Intel continued to push the idea of capturing sensory data when Mary Smiley - Director Emerging Platforms - took to the stage. Smiley put forward the “Carry Small, Live Large” or CSLL idea, where a small mobile device can have a large impact on your life - at least that’s what Intel would have us believe.
Smiley’s vision for CSLL is based on the evolution of mobile devices and their ability to capture the user’s sensory data. The data captured will give an indication of the user’s environment, physical state and potentially mental state of mind.
As a demonstration Smiley showed an application of CSLL. An individual was connected up to a number of wearable sensors, which sent data to a mobile device. The sensors included a heart rate monitor and an accelerometer worn on the belt. The heart rate monitor obviously measures beats per minute and gives an indication of physical exertion, as well as potential stress levels. The accelerometer meanwhile will measure the user’s movements, or lack thereof.
The user can augment the data gathered from the sensors with additional information, such as a rolling calorie count for the day, coupled with what types of food have made up that calorific content. The analysis of all this dynamically gathered data will allow the user to improve their lifestyle and potentially become healthier.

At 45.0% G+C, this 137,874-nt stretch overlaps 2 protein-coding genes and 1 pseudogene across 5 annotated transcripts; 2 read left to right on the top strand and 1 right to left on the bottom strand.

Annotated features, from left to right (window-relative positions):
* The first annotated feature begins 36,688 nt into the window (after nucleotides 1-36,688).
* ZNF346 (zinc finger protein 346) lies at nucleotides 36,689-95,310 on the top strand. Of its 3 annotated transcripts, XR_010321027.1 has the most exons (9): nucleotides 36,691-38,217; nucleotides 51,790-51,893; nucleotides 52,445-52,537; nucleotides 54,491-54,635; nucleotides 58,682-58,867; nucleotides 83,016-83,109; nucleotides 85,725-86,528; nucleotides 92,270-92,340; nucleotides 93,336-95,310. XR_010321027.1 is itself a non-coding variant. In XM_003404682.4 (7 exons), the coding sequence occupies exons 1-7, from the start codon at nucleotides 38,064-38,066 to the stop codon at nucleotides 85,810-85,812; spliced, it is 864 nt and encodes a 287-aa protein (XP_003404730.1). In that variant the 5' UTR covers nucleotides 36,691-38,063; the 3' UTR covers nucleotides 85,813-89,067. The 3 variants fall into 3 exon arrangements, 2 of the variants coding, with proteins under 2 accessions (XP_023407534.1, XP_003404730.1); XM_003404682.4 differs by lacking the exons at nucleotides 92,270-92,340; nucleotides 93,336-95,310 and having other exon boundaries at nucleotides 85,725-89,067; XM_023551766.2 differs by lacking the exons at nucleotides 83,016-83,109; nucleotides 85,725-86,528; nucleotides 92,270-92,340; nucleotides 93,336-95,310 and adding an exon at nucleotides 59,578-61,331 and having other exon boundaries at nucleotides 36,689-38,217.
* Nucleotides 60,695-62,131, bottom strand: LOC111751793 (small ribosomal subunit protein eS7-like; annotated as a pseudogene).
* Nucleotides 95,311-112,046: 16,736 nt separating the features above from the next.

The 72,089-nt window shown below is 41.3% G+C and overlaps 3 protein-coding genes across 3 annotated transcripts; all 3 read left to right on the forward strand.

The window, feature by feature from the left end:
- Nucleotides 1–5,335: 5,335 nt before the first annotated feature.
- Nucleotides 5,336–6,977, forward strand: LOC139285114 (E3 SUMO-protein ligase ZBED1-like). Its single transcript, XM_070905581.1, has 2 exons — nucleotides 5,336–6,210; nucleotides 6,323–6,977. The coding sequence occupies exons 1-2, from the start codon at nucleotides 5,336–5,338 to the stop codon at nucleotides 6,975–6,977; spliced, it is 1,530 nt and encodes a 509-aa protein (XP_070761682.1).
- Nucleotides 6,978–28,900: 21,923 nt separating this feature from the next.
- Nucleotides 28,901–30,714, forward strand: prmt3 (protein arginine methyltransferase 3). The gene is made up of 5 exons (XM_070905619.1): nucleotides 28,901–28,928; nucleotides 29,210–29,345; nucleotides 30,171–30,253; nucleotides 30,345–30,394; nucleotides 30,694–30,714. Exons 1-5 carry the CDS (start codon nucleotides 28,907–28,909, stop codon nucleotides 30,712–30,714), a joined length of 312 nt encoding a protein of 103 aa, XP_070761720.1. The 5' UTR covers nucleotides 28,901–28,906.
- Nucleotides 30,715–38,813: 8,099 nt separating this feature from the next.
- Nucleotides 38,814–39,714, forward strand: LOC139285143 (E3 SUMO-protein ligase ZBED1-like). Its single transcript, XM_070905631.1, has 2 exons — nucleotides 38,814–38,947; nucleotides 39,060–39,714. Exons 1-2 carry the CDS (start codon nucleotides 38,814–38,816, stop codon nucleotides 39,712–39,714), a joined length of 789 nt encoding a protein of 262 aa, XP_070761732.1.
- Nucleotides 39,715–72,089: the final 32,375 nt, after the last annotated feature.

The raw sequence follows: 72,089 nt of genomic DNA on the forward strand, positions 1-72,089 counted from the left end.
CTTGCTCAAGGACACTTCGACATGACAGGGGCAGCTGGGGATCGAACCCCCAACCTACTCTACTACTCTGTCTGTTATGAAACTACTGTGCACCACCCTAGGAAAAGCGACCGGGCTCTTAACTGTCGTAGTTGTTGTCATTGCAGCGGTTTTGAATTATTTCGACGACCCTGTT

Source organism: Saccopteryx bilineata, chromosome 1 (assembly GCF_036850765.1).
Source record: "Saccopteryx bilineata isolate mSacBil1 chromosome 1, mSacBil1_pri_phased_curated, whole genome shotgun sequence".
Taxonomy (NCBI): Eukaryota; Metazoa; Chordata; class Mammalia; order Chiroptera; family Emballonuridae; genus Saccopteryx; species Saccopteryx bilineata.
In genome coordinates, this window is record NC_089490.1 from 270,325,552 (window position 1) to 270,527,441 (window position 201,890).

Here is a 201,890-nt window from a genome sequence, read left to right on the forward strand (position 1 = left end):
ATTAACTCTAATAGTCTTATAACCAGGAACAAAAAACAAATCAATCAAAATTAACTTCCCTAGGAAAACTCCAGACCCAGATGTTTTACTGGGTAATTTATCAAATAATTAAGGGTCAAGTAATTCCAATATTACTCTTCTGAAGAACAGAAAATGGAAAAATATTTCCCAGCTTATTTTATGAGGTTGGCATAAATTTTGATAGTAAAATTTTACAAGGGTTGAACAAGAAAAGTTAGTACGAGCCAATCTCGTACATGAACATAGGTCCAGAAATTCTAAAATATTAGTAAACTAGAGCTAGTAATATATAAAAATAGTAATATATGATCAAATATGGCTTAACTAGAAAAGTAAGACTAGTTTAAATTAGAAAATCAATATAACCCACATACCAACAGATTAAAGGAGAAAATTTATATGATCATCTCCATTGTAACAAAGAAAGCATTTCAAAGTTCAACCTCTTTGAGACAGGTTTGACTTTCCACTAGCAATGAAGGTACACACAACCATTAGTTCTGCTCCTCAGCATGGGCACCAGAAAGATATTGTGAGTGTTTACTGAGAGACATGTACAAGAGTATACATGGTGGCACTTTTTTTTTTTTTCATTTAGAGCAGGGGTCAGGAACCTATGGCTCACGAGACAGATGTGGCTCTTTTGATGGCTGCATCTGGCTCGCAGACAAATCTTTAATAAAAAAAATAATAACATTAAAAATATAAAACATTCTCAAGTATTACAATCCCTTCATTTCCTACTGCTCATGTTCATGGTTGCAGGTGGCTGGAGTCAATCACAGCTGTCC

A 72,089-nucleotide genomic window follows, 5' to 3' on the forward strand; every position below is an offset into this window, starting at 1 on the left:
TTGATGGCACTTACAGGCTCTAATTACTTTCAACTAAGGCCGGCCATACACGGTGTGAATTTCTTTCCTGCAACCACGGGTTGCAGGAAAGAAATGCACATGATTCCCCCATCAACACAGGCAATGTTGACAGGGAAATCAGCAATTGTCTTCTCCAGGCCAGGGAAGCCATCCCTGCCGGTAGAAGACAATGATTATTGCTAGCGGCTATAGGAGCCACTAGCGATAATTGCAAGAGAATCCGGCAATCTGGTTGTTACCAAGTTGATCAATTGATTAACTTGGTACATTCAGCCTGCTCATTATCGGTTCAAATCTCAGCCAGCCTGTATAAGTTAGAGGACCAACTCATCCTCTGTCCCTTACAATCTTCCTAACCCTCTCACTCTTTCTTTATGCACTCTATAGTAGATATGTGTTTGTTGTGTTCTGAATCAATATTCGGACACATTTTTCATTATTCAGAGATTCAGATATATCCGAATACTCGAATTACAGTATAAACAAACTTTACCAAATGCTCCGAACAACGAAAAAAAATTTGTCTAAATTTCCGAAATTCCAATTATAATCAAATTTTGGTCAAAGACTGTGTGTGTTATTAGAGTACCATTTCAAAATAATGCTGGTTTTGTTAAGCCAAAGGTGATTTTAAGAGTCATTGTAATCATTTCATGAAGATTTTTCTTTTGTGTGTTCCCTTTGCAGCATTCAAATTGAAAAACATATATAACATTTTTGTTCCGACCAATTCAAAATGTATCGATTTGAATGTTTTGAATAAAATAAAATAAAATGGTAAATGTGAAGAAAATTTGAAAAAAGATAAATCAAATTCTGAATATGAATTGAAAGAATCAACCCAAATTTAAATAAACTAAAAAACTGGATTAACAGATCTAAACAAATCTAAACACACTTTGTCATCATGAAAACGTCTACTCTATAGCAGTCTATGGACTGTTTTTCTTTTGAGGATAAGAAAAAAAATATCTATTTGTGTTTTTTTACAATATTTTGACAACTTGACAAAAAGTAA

Of course all this data is only of any use if the user is actually willing to make the suggested lifestyle changes in order to live a healthier life. The problem is that most of us know what we should or shouldn’t do to be healthy, but very few of us are willing to make the sacrifices that we know we should. Despite the fact that everyone knows that eating junk food, drinking too much and avoiding regular exercise is detrimental to our health, few of us are willing to do the right thing and improve our lifestyle. So, will being told dynamically to get up and exercise regularly, eat healthily and reduce your stress levels really work? I'm not so sure...